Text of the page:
An Australian journalist who spent 400 days in an Egyptian jail on terrorism charges is calling for media freedom to be enshrined in Australia’s constitution, but admits it is unlikely it will ever happen.
- Peter Greste admits Australians are unlikely to vote to enshrine media freedom in the Constitution
- He wants a media freedom law to offer journalists and whistleblowers greater protection.
- Activist wants federal government to drop charges against two prominent whistleblowers.
Peter Greste said that despite the merits of his proposal, the result of the weekend’s referendum and the way people perceive journalists, “it would be easier to get them to vote for the cane toads”.
Mr. Greste, a foreign correspondent turned press freedom champion, used a speech to the National Press Club to call for a media freedom law and stronger protection for whistleblowers, while two important cases are about to go to trial.
He said Attorney-General Mark Dreyfus should drop charges against Richard Boyle – who spoke to Four Corners about a worrying culture within the Australian Taxation Office (ATO) – and David McBride – who is accused of leaking information about alleged war crimes by Australian soldiers in Afghanistan to journalists as part of the Afghan Files.
Mr. Greste, who is now executive director of the Alliance for Freedom of Journalists, highlighted the emotional impact, loss of career, financial damage and upcoming legal proceedings as well as the impacts these articles have had on both men, and expressed concerns about the effects of this decision. could have on potential whistleblowers.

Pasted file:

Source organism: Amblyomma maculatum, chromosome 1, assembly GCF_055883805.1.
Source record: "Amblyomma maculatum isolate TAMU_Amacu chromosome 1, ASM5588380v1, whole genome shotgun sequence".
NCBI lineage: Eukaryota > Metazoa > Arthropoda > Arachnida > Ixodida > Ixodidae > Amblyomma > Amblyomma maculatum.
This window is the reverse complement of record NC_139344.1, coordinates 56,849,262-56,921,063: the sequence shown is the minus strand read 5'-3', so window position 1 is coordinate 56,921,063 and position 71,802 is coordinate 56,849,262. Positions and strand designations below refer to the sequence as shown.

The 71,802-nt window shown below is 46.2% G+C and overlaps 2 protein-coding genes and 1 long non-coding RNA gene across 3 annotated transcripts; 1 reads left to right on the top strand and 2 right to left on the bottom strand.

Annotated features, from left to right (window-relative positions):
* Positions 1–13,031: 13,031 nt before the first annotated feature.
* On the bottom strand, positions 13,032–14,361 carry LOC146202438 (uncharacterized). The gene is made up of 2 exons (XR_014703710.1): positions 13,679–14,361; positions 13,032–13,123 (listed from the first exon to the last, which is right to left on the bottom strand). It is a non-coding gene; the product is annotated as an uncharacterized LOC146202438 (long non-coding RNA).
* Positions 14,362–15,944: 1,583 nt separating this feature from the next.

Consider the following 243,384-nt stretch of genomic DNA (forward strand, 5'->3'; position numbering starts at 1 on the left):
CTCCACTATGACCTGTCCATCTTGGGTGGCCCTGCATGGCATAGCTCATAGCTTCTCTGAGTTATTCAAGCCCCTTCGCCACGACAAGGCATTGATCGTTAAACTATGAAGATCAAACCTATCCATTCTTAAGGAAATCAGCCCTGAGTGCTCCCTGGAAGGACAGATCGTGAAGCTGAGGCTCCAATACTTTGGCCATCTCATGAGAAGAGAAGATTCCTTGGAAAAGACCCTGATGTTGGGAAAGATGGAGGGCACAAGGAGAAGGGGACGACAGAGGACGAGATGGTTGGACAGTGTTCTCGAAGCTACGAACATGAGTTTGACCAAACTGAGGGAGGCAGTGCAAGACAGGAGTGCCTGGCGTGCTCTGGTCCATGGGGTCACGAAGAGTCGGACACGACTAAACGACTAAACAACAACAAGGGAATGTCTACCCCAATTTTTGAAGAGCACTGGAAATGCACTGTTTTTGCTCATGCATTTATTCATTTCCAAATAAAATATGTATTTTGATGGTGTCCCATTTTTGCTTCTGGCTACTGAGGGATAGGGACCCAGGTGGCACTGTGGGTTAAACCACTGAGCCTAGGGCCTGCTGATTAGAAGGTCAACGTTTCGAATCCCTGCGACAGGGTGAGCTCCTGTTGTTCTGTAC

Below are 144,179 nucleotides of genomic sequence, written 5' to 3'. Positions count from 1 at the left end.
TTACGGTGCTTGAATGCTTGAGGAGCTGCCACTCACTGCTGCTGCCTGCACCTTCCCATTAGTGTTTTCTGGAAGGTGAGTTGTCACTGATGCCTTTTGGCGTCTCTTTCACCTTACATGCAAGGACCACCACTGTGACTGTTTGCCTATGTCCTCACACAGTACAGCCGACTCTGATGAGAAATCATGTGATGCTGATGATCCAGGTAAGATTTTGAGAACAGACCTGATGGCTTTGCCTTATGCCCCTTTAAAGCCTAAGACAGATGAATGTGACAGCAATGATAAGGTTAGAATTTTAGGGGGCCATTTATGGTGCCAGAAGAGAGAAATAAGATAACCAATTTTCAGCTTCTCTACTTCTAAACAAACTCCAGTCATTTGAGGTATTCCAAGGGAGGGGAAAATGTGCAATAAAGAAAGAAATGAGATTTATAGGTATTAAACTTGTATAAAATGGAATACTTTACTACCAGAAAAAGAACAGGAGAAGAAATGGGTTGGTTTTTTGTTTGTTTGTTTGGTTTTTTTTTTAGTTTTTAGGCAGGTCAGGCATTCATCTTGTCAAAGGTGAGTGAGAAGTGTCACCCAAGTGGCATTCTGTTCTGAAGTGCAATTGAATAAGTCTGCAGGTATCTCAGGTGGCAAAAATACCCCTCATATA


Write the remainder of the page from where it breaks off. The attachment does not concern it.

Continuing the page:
“If you’re a public servant and you’re sitting on something that you know is false, (and) you’re considering talking to the media about it… what are you going to do?” » asked Mr. Greste.
“I think it will have a terrible deterrent effect on whistleblowers.”
Mr Greste said the Media Freedom Act would force the federal parliament to take media freedom into account when passing new legislation.
“I’m not saying it should always trump everything, but because it’s a key part of any democracy, we need to have a mechanism that takes into account the role of journalists and whistleblowers,” he said. he declared.
He reflected on the ATO and Afghan Files articles and said that in neither case had journalists published anything that undermined national security.
“There is no doubt that the stories they revealed were genuinely in the public interest,” Mr Greste said.
“Whistleblowers and journalists have aided, not hindered, Australia’s national security.”
He said a media freedom law would require police and the judge issuing the warrant to balance protecting the public interest in press freedom with the public interest in pursuing prosecutions.
Attorney General Mark Dreyfus passed changes to the National Anti-Corruption Commission legislation, which protects whistleblowers and journalists, and dropped charges against lawyer Bernard Collaery, but Greste said that further changes were still necessary.
He admitted reform would take some time and said other changes could come sooner, including the creation of an independent whistleblower protection authority.
The ABC has contacted Mr Dreyfus’ office for comment.